As the aroma of Christ, what perfumes do Christians bring with them as they walk into a room? It’s not something that can be bought in a bottle or a jar. When we spend a lot of time with someone, we begin to think and act like that person. Spending time with Jesus will help us spread a pleasing fragrance to those around us.
In 1940, Dr. Virginia Connally, age 27, braved opposition and criticism to become the first female physician in Abilene, Texas. A few months before her 100th birthday in 2012, the Texas Medical Association presented her with its Distinguished Service Award, Texas’ highest physician honor. Between those two landmark events, Dr. Connally has enthusiastically embraced a passion for spreading the gospel around the world through her many medical mission trips while living a life of service to God and to others—one day at a time.
Dr. Connally’s pastor, Phil Christopher, said, “Every day for her is a gift.” He recalled a letter in which she wrote, “Every tour, trip, effort, I wonder if this will be my last and ultimate? Only God knows. And this is enough.”
The psalmist wrote, “This is the day the Lord has made; we will rejoice and be glad in it” (Ps. 118:24 nkjv). So often we focus on the disappointments of yesterday or the uncertainties of tomorrow and miss God’s matchless gift to us: Today!
Dr. Connally said of her journey with Christ, “As you live a life of faith, you’re not looking for the results. I was just doing the things that God planted in my life and heart.”
God made today. Let’s celebrate it and make the most of every opportunity to serve others in His name.
A woman from Grand Rapids, Michigan, fell asleep on the couch after her husband had gone to bed. An intruder sneaked in through the sliding door, which the couple had forgotten to lock, and crept through the house. He entered the bedroom where the husband was sleeping and picked up the television set. The sleeping man woke up, saw a figure standing there, and whispered, "Honey, come to bed." The burglar panicked, put down the TV, grabbed a stack of money from the dresser, and ran out.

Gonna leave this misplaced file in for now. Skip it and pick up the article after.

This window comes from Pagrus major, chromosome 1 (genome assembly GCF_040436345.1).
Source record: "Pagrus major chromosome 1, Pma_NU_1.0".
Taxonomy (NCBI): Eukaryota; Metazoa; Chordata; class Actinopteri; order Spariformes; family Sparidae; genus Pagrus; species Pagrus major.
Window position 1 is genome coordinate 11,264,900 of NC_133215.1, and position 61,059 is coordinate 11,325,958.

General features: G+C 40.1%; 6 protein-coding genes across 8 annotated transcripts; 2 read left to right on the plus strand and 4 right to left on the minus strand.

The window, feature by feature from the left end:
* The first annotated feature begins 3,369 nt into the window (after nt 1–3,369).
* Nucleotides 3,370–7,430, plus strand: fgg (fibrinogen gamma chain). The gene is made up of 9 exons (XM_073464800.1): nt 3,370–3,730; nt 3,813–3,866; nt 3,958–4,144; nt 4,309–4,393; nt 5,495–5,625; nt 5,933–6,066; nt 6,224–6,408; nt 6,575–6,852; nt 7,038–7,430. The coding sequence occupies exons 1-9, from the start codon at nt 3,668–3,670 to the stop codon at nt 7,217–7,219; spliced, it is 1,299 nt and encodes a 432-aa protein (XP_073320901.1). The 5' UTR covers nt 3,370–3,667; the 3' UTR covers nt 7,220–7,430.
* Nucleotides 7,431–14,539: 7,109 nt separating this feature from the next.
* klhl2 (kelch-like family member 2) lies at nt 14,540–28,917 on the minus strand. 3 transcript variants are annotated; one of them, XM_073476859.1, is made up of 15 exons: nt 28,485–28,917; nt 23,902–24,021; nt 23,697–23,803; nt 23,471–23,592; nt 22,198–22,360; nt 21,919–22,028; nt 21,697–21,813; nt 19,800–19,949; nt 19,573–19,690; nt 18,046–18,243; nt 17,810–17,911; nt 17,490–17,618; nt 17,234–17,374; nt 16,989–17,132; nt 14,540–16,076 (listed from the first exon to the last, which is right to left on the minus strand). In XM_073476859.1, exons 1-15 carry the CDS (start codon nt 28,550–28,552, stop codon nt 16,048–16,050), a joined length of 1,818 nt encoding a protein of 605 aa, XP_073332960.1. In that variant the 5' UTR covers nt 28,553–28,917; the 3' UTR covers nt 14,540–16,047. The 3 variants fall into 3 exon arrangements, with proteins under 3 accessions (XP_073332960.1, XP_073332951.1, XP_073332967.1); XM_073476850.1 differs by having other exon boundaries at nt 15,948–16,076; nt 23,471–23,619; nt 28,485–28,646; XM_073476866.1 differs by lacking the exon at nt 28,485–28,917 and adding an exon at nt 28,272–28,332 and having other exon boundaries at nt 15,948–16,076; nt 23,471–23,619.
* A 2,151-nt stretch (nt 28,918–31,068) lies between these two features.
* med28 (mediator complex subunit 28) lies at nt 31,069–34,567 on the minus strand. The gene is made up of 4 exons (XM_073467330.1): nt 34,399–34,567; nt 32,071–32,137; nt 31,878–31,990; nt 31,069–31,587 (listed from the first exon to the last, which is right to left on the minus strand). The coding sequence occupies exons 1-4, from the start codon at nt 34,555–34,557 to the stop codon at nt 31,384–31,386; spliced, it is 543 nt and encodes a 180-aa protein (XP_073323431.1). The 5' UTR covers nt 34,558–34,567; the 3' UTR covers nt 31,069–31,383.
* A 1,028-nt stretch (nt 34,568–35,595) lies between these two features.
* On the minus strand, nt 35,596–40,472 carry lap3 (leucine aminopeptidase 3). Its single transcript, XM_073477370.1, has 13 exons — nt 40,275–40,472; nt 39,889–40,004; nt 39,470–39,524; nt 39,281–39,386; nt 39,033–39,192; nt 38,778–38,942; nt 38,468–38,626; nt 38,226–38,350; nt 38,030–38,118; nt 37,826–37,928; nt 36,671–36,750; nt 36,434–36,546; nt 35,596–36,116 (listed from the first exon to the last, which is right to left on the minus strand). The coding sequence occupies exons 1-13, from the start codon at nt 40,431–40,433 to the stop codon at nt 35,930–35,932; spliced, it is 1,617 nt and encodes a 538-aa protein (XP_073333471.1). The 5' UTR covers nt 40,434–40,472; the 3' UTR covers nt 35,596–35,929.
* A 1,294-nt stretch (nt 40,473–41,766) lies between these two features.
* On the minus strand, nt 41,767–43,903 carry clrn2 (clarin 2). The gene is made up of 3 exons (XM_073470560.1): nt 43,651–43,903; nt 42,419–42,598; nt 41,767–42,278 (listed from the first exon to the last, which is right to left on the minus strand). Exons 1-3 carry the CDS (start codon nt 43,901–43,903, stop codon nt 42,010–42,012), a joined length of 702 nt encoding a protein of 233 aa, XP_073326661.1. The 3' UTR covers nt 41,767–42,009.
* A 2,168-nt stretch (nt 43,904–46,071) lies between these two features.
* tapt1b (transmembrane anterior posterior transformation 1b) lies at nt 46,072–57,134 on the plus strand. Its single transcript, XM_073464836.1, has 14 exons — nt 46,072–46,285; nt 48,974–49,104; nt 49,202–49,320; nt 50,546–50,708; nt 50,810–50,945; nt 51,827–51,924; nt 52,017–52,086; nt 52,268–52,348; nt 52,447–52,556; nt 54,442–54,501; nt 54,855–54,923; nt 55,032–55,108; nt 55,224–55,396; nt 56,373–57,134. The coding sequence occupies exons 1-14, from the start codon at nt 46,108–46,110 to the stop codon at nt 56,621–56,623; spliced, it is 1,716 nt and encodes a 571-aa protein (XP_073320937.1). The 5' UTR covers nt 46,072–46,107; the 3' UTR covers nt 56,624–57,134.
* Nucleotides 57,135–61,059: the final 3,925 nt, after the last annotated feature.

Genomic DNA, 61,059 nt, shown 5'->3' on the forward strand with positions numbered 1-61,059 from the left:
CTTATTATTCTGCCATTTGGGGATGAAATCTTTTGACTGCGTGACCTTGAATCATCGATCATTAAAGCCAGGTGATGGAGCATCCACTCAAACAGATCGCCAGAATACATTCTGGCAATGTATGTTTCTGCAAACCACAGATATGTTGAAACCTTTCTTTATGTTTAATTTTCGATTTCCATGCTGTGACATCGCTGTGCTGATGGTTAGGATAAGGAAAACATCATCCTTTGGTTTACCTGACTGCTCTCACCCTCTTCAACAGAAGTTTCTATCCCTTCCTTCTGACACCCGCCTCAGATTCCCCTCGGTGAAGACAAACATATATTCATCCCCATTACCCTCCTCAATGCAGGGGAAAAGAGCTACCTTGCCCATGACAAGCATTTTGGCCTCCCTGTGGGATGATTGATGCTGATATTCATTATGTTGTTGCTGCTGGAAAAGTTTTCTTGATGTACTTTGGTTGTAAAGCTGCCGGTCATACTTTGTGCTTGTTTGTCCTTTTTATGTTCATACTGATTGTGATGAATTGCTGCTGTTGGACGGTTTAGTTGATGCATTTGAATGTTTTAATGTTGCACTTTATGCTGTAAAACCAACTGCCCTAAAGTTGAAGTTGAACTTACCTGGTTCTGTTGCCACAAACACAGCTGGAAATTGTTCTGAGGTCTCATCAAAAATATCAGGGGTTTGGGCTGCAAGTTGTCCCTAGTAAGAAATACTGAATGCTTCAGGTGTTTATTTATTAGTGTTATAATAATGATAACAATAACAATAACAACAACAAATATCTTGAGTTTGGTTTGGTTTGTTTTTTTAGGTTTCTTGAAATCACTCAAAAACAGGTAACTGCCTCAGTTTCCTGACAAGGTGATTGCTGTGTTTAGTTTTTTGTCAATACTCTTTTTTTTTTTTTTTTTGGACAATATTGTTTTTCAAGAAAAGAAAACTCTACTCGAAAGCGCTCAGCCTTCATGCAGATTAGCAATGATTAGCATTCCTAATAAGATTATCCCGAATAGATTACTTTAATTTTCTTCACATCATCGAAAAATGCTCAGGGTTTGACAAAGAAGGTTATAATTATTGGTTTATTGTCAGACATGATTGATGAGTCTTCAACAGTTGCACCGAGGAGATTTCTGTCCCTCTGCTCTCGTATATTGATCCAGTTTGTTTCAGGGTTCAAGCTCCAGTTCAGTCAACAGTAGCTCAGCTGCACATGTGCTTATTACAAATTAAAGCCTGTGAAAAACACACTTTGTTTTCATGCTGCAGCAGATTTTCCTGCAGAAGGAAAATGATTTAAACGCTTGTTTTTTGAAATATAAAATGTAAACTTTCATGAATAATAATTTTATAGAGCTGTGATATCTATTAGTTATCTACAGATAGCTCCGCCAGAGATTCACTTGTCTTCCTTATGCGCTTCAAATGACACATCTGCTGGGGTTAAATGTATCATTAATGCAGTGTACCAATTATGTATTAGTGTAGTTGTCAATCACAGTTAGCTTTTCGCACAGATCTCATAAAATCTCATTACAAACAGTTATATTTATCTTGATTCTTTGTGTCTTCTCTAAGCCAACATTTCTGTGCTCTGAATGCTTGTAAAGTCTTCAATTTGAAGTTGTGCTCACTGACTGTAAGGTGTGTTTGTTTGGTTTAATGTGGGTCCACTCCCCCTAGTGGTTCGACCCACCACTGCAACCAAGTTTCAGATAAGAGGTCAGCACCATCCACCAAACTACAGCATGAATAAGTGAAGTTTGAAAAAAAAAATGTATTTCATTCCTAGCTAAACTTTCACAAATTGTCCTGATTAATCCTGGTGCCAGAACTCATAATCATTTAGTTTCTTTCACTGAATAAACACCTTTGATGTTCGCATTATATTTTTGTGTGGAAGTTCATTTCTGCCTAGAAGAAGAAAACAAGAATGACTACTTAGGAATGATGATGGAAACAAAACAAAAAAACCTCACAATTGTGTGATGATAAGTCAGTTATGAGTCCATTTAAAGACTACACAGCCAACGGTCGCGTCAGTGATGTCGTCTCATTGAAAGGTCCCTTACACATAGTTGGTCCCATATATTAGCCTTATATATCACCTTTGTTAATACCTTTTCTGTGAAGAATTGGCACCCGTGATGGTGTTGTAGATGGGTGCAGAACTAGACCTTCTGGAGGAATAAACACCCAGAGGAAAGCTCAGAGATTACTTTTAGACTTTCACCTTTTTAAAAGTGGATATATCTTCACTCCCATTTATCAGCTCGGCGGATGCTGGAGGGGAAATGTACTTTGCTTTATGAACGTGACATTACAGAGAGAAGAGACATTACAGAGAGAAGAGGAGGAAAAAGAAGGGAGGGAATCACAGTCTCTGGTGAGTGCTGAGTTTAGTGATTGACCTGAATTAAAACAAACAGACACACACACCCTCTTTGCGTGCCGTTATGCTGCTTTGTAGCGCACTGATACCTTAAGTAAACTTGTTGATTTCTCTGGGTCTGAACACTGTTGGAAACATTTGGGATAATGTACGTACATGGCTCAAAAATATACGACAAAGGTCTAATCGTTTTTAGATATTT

The thief was in for a big surprise! The money turned out to be a stack of Christian pamphlets with a likeness of a $20 bill on one side and an explanation of the love and forgiveness God offers to people on the other side. Instead of the cash he expected, the intruder got the story of God’s love for him.
I wonder what Saul expected when he realized it was Jesus appearing to him on the road to Damascus, since he had been persecuting and even killing Jesus’ followers? (Acts 9:1-9). Saul, later called Paul, must have been surprised by God’s grace toward him, which he called “a gift”: “I became a servant of this gospel by the gift of God’s grace given me through the working of his power” (Eph. 3:7).
Have you been surprised by God’s gift of grace in your life as He shows you His love and forgiveness?
An industrial design graduate from a Singapore university was challenged in a workshop to come up with a novel solution to a common problem using only ordinary objects. She created a vest to protect one’s personal space from being invaded while traveling in the crush of crowded public trains and buses. The vest was covered with long, flexible plastic spikes normally used to keep birds and cats away from plants.
Jesus knew what it was like to lose His personal space in the commotion of crowds desperate to see and touch Him. A woman who had suffered from constant bleeding for 12 years and could find no cure touched the fringe of His robe. Immediately, her bleeding stopped (Luke 8:43-44).
Jesus’ question, “Who touched me?” (v. 45) isn’t as strange as it sounds. He felt power come out of Him (v. 46). That touch was different from those who merely happened to accidentally touch Him.
While we must admit that we do sometimes wish to keep our personal space and privacy, the only way we help a world of hurting people is to let them get close enough to be touched by the encouragement, comfort, and grace of Christ in us.